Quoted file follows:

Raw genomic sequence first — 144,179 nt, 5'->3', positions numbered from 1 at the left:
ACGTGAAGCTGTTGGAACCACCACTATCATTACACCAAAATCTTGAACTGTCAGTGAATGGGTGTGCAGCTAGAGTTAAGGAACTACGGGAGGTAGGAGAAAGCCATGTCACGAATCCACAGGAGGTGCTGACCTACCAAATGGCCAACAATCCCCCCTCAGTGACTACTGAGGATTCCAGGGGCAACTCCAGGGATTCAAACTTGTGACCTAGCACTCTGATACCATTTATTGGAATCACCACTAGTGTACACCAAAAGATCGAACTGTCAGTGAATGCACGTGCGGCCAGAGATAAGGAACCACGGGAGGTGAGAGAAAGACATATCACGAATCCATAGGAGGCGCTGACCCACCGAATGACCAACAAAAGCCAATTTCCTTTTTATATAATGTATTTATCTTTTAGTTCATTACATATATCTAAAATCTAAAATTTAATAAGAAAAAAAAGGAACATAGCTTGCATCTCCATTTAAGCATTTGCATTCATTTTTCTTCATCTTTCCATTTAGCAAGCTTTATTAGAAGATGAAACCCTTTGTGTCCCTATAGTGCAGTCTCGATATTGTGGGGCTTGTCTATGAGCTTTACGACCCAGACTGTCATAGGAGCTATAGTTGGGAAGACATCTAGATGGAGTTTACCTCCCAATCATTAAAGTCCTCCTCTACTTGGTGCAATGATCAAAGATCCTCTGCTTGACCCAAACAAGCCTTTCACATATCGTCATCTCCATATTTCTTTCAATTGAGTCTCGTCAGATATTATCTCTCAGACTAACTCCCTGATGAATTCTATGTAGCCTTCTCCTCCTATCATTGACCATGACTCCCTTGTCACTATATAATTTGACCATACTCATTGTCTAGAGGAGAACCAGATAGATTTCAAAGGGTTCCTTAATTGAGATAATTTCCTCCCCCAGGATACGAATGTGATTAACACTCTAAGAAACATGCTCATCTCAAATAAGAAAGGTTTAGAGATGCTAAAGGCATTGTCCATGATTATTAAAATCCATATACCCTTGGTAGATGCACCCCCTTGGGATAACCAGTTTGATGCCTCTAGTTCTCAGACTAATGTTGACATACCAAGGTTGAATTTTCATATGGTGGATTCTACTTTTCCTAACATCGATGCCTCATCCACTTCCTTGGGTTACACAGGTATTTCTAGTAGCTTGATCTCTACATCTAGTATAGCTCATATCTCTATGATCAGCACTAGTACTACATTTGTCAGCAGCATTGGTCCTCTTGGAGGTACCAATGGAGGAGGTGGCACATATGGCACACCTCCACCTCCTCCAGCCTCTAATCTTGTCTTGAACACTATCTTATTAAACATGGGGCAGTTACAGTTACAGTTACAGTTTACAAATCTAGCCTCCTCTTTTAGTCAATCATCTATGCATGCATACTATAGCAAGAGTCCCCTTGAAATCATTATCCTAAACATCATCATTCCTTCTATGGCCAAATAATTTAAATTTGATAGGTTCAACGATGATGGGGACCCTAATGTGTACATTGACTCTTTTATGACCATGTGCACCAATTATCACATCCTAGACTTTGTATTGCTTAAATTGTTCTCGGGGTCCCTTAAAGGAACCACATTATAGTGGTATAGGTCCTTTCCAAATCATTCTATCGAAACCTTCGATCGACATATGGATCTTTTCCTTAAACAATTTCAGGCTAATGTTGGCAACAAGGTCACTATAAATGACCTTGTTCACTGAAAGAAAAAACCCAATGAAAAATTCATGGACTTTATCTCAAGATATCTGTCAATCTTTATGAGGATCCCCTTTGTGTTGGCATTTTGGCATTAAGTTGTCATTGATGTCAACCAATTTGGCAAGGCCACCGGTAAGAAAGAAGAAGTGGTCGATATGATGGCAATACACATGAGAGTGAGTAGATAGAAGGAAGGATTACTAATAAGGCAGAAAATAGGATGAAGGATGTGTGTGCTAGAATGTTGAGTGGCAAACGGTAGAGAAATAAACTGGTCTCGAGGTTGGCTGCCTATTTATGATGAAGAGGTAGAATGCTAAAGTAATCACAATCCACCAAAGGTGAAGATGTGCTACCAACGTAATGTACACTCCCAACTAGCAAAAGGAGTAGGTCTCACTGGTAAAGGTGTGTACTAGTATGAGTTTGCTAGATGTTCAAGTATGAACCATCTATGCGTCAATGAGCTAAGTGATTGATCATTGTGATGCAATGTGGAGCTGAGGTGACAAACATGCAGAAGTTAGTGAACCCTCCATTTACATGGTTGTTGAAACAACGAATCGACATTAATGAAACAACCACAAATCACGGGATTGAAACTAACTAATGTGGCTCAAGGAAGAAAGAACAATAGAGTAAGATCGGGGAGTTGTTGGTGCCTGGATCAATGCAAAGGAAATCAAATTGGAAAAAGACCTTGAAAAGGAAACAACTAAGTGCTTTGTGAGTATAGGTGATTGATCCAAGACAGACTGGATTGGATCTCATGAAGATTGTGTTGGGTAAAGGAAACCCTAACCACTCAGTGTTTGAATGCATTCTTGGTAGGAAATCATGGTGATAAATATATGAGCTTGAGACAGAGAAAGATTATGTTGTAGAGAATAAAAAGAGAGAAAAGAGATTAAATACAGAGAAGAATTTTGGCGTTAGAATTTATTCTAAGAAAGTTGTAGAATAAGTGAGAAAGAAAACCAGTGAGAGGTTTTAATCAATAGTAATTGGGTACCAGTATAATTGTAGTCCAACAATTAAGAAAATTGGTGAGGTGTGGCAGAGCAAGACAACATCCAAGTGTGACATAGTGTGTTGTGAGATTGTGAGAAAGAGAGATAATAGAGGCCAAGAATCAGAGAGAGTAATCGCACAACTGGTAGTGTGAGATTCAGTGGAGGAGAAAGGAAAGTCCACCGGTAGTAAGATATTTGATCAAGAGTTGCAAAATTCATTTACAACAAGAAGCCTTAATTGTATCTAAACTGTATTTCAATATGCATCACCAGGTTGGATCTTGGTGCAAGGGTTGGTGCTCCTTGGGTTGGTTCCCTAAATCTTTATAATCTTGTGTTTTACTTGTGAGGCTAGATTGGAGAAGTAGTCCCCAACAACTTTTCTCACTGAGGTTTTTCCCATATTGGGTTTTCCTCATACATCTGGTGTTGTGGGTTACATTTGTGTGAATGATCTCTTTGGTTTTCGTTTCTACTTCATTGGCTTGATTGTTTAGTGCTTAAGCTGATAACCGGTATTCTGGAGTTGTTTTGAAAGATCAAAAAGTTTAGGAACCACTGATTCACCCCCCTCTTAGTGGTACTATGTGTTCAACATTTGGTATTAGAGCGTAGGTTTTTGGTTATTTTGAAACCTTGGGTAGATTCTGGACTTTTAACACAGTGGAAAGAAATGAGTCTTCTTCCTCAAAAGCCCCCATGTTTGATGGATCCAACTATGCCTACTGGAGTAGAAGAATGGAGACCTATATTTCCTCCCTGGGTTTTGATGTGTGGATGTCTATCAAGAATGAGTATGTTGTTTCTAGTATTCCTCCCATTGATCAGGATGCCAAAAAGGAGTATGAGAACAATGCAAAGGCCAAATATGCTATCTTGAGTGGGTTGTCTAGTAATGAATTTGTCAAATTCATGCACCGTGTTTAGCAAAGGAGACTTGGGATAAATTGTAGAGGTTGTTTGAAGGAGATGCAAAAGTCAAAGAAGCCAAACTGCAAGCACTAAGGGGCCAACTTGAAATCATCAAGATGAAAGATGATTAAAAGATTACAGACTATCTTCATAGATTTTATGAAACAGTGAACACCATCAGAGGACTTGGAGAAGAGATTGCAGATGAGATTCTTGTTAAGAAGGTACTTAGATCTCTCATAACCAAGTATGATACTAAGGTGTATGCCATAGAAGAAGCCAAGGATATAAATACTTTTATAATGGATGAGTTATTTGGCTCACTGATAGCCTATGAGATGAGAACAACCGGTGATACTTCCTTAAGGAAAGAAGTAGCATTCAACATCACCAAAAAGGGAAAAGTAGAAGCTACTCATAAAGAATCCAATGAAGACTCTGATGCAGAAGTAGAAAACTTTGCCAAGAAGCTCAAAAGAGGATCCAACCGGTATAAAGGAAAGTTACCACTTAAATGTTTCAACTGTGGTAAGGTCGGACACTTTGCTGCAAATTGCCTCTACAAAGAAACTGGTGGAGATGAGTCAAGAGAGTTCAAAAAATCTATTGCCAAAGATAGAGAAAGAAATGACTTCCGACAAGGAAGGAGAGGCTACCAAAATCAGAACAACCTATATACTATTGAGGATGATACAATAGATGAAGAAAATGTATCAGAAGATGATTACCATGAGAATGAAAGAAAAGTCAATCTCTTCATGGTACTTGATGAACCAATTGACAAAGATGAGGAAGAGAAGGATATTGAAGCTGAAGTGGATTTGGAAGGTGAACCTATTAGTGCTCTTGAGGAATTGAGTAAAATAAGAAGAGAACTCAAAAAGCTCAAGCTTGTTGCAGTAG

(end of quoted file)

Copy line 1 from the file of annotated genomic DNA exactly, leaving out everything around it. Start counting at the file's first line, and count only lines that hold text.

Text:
Raw genomic sequence first — 144,179 nt, 5'->3', positions numbered from 1 at the left: